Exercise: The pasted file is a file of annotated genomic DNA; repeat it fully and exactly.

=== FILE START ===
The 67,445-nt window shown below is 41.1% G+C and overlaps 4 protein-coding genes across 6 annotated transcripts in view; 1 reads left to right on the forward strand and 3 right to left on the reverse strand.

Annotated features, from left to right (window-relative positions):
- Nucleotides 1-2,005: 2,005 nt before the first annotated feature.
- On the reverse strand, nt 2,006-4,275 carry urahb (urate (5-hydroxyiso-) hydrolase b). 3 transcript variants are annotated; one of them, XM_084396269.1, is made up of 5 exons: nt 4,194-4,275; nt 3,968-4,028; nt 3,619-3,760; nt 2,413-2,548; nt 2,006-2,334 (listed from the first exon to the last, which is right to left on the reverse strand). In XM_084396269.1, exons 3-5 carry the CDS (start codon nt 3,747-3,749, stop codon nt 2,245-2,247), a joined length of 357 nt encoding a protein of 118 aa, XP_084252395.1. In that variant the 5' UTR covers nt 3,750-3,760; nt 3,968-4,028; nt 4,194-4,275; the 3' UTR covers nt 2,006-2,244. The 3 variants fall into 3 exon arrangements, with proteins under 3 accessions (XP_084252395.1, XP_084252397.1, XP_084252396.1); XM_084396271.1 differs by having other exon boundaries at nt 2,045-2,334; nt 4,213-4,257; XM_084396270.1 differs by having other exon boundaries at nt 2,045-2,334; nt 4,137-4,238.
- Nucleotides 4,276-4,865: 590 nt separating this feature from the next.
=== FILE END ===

The 67,445-nt window shown below is 41.1% G+C and overlaps 4 protein-coding genes across 6 annotated transcripts in view; 1 reads left to right on the forward strand and 3 right to left on the reverse strand.

Annotated features, from left to right (window-relative positions):
- Nucleotides 1-2,005: 2,005 nt before the first annotated feature.
- On the reverse strand, nt 2,006-4,275 carry urahb (urate (5-hydroxyiso-) hydrolase b). 3 transcript variants are annotated; one of them, XM_084396269.1, is made up of 5 exons: nt 4,194-4,275; nt 3,968-4,028; nt 3,619-3,760; nt 2,413-2,548; nt 2,006-2,334 (listed from the first exon to the last, which is right to left on the reverse strand). In XM_084396269.1, exons 3-5 carry the CDS (start codon nt 3,747-3,749, stop codon nt 2,245-2,247), a joined length of 357 nt encoding a protein of 118 aa, XP_084252395.1. In that variant the 5' UTR covers nt 3,750-3,760; nt 3,968-4,028; nt 4,194-4,275; the 3' UTR covers nt 2,006-2,244. The 3 variants fall into 3 exon arrangements, with proteins under 3 accessions (XP_084252395.1, XP_084252397.1, XP_084252396.1); XM_084396271.1 differs by having other exon boundaries at nt 2,045-2,334; nt 4,213-4,257; XM_084396270.1 differs by having other exon boundaries at nt 2,045-2,334; nt 4,137-4,238.
- Nucleotides 4,276-4,865: 590 nt separating this feature from the next.